MFA student Samuel Congdon is one of the artists participating in Thursday’s “Convolution” exhibition. The preview show aims to explore consciousness through senses like slight, smell and sound, integrating technology and performative art. Congdon’s piece features glowing pedestals and a musical component, paying homage to past loves. (Amy Dixon/Photo editor)
“Convolution” explores consciousness through light, sound and the scent of a kombucha scoby.
Hosted by UCLA Design Media Arts, the “Convolution” exhibition will feature the works of 11 2019 MFA candidates at the New Wight Gallery in UCLA’s Broad Art Center. The fall preview show, a precursor to the spring thesis show, bridges the gap between science, technology, engineering and math, and art by incorporating technical aspects into the artists’ broader messages about consciousness, said artist and MFA student Samuel Congdon. Taking place Thursday, “Convolution” will display immersive virtual reality pieces, as well as more traditional projections, onto screens or television sets. The artists explored concepts of consciousness through the senses with performative art and scent-based installations.
“I’m a performer who’s also interested in sculpture and installation and I’m trying to figure out how to merge those worlds and have a greater sense of precision in my sculptural work,” Congdon said. “I really tried to create an installation that could stand on its own and be a unique place to perform within.”
Computers are the basis of each art piece in “Convolution,” though the method by which they are incorporated varies from artist to artist, said Congdon. Although many of the artists will display just one piece, most of the installations have multiple working components. Congdon’s piece, titled “Lover’s Garden,” is a collaboration with his drag performance alter ego, Tulva, and consists of four intricately carved pedestals, an homage to past loves. Inlaid with resin and topped with acrylic to create a glowing effect, the pedestals also hold an impromptu music setup to engage the sense of hearing with jumbles of cables, a synthesizer and two microphones, re-enacting past loves.
“It’s a bit like how people play Beethoven for plants in that the performative aspect is meant to be nurturing or an upkeeping of these memories of past relationships,” Congdon said.
Other works combine technology with philosophy, posing questions about the fate of humankind as a whole, said artist and MFA student Paul Carlo Esposito. Incorporating ideas reminiscent of classic science fiction, Esposito’s piece plays upon the senses of sight and sound, featuring three nonhumanoid soft robotic organisms living on rocks in the far future. The organisms discuss human fossils and extinction with the same curious tone we use to discuss dinosaurs.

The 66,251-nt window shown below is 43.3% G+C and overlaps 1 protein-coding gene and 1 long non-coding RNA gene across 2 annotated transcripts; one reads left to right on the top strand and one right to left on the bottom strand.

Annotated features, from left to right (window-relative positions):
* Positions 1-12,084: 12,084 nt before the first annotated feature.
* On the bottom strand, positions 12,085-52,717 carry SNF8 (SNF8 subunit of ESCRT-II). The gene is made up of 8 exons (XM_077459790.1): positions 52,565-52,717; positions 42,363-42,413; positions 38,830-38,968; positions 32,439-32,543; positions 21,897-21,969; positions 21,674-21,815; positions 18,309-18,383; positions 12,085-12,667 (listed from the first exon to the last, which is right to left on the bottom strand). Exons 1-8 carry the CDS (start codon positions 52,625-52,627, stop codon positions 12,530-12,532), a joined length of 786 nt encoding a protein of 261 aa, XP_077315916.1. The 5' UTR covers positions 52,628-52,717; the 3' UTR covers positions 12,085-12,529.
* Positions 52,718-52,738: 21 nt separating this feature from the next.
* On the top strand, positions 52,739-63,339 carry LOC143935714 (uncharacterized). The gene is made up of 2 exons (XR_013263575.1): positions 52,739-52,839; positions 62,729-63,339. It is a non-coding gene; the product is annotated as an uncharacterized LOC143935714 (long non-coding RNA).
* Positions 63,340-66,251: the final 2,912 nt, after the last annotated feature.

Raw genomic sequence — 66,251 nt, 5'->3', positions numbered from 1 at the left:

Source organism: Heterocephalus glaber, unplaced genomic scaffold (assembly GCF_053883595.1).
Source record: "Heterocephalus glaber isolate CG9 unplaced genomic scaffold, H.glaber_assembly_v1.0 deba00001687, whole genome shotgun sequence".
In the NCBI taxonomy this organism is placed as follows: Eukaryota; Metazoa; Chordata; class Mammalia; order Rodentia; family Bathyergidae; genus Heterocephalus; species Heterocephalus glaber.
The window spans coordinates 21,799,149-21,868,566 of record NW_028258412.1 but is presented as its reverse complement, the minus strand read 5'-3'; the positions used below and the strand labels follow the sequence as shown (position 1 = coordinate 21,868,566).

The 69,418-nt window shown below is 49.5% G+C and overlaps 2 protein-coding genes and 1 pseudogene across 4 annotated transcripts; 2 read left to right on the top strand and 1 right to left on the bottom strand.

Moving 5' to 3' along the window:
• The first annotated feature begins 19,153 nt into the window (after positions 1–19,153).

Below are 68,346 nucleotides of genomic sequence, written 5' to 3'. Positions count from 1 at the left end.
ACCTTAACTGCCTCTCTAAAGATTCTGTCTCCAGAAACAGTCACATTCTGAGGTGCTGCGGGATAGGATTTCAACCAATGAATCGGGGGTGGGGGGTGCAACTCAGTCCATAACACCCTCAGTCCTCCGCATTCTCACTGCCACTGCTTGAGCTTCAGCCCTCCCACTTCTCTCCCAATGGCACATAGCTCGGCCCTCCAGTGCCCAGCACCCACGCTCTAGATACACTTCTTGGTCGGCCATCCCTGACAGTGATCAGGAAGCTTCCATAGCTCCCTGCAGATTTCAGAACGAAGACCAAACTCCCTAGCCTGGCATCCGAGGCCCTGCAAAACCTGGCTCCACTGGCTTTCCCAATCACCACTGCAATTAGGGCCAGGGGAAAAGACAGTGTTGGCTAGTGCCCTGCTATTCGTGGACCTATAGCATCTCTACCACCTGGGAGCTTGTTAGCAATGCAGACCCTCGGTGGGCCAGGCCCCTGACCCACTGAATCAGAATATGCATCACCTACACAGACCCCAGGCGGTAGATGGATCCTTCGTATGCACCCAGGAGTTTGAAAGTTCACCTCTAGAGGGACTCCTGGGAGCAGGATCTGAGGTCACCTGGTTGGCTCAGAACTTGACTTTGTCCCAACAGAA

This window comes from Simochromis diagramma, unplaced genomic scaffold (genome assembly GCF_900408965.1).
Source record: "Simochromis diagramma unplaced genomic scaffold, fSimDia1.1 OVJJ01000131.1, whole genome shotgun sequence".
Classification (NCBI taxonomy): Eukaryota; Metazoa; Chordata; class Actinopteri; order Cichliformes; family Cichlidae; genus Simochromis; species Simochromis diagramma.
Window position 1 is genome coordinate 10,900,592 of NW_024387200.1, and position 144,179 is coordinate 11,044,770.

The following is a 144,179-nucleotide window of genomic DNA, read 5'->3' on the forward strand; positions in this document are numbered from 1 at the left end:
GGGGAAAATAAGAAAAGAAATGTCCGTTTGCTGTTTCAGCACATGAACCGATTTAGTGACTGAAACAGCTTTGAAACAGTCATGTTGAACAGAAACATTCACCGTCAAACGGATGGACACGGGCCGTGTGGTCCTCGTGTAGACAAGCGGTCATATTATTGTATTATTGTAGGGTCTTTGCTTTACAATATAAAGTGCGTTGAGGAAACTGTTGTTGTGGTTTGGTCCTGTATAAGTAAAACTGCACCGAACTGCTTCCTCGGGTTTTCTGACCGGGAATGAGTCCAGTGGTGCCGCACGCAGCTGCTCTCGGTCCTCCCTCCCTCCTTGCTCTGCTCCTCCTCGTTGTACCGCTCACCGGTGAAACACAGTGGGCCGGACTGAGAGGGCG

The organisms, depicted in a jellyfishlike form, also plays with ideas of aesthetics and the relations between artificial life and empathy. The animal-like sounds they make, as well as their unusual appearances, can further frustrate the feeling of empathy for a nonliving being that appears alive, Esposito said.
“The piece is more specifically a kind of rumination on the flaws in the human species that prevent them from becoming a collective superorganism that would better manage their presence on the planet,” Esposito said.
For scent-based installations, MFA student Maru Garcia will be presenting her kombucha scoby, a symbiotic culture of bacteria and yeast, that uses nanocellulose films to ferment the tea, along with video projections. The piece aims to investigate the scoby’s symbiotic process through bacteria, yeast, plants and humans, exploring their conscious shared experiences.
Artists at “Convolution” also take commercial technology and use it as art, subverting it for their own creative purposes. One such artist, Christina “Phazero” Curlee, will be presenting her video game, “Artifacts 2.” The game deals with childhood trauma and neglect from the viewpoint of survival as it relates to the internet age. “Artifacts 2″ operates on the sense of vision and sound to convey a message about mental illness and the danger of poorly prescribed remedies that are often disseminated through the internet.
The layout of the game opens in a desert dreamscape, with the main character narrating the previous events – the narration is framed as a letter to guardians who have failed the main character. Players are able to become visually immersed into each new dreamscape by playing the video game.
“My game is half poetry and half using aspects of traditional gaming, but using them in a way that’s more experimental and more surprising,” Curlee said. “It tells the story not from events that happen, but from inside of (the) person experiencing it.”
Though the media artists involved in “Convolution” all make art through computers, they each explore differing aspects of the digital world. The artists, through smell, sight and sound, merge together worlds that traditionally have little interaction, like video games and the practice of art, Curlee said.
“I think that with all of our mediums this idea of questioning what reality is and how we engage in it in a very postdigital world is worth wondering about and worth questioning,” Congdon said. “We think about how the digital confuses those boundaries of consciousness and reality.”